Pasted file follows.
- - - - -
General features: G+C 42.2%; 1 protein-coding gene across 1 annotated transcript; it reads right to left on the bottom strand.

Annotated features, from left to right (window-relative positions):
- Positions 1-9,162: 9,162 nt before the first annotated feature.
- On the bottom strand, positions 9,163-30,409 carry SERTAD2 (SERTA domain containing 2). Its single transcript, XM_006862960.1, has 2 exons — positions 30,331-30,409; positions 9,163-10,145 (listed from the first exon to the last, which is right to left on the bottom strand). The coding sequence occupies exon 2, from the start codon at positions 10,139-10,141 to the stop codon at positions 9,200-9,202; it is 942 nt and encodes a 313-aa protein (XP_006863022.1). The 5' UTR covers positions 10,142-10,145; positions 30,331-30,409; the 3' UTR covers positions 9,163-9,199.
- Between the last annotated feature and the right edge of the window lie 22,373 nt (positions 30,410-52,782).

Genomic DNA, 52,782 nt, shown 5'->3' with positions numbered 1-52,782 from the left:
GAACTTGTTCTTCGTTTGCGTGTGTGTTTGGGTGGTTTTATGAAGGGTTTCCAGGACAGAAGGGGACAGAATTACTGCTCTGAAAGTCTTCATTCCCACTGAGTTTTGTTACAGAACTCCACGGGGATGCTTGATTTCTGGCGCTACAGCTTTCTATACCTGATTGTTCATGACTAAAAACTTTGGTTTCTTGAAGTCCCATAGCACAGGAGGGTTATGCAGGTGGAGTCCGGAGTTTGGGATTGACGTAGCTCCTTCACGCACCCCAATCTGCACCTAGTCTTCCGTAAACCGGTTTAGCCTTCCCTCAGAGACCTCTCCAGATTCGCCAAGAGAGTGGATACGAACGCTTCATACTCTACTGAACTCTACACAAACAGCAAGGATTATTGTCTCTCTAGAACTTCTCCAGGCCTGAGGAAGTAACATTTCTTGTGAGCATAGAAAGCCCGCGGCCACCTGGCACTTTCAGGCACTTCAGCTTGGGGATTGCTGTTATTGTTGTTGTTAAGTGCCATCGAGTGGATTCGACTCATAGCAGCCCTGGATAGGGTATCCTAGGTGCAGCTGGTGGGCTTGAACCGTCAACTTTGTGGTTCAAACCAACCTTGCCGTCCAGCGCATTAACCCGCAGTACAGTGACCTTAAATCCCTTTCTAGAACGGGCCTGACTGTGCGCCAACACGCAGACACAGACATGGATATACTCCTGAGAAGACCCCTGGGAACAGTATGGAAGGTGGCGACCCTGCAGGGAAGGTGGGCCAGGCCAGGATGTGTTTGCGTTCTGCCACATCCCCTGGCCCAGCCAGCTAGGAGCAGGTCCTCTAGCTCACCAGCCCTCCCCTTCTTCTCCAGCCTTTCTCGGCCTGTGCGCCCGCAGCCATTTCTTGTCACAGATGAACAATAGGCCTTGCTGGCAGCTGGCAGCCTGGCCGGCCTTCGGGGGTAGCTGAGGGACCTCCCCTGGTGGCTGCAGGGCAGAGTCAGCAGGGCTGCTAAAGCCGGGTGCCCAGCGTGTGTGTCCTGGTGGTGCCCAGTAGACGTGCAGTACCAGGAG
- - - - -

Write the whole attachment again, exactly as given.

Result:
General features: G+C 42.2%; 1 protein-coding gene across 1 annotated transcript; it reads right to left on the bottom strand.

Annotated features, from left to right (window-relative positions):
- Positions 1-9,162: 9,162 nt before the first annotated feature.
- On the bottom strand, positions 9,163-30,409 carry SERTAD2 (SERTA domain containing 2). Its single transcript, XM_006862960.1, has 2 exons — positions 30,331-30,409; positions 9,163-10,145 (listed from the first exon to the last, which is right to left on the bottom strand). The coding sequence occupies exon 2, from the start codon at positions 10,139-10,141 to the stop codon at positions 9,200-9,202; it is 942 nt and encodes a 313-aa protein (XP_006863022.1). The 5' UTR covers positions 10,142-10,145; positions 30,331-30,409; the 3' UTR covers positions 9,163-9,199.
- Between the last annotated feature and the right edge of the window lie 22,373 nt (positions 30,410-52,782).

Genomic DNA, 52,782 nt, shown 5'->3' with positions numbered 1-52,782 from the left:
GAACTTGTTCTTCGTTTGCGTGTGTGTTTGGGTGGTTTTATGAAGGGTTTCCAGGACAGAAGGGGACAGAATTACTGCTCTGAAAGTCTTCATTCCCACTGAGTTTTGTTACAGAACTCCACGGGGATGCTTGATTTCTGGCGCTACAGCTTTCTATACCTGATTGTTCATGACTAAAAACTTTGGTTTCTTGAAGTCCCATAGCACAGGAGGGTTATGCAGGTGGAGTCCGGAGTTTGGGATTGACGTAGCTCCTTCACGCACCCCAATCTGCACCTAGTCTTCCGTAAACCGGTTTAGCCTTCCCTCAGAGACCTCTCCAGATTCGCCAAGAGAGTGGATACGAACGCTTCATACTCTACTGAACTCTACACAAACAGCAAGGATTATTGTCTCTCTAGAACTTCTCCAGGCCTGAGGAAGTAACATTTCTTGTGAGCATAGAAAGCCCGCGGCCACCTGGCACTTTCAGGCACTTCAGCTTGGGGATTGCTGTTATTGTTGTTGTTAAGTGCCATCGAGTGGATTCGACTCATAGCAGCCCTGGATAGGGTATCCTAGGTGCAGCTGGTGGGCTTGAACCGTCAACTTTGTGGTTCAAACCAACCTTGCCGTCCAGCGCATTAACCCGCAGTACAGTGACCTTAAATCCCTTTCTAGAACGGGCCTGACTGTGCGCCAACACGCAGACACAGACATGGATATACTCCTGAGAAGACCCCTGGGAACAGTATGGAAGGTGGCGACCCTGCAGGGAAGGTGGGCCAGGCCAGGATGTGTTTGCGTTCTGCCACATCCCCTGGCCCAGCCAGCTAGGAGCAGGTCCTCTAGCTCACCAGCCCTCCCCTTCTTCTCCAGCCTTTCTCGGCCTGTGCGCCCGCAGCCATTTCTTGTCACAGATGAACAATAGGCCTTGCTGGCAGCTGGCAGCCTGGCCGGCCTTCGGGGGTAGCTGAGGGACCTCCCCTGGTGGCTGCAGGGCAGAGTCAGCAGGGCTGCTAAAGCCGGGTGCCCAGCGTGTGTGTCCTGGTGGTGCCCAGTAGACGTGCAGTACCAGGAG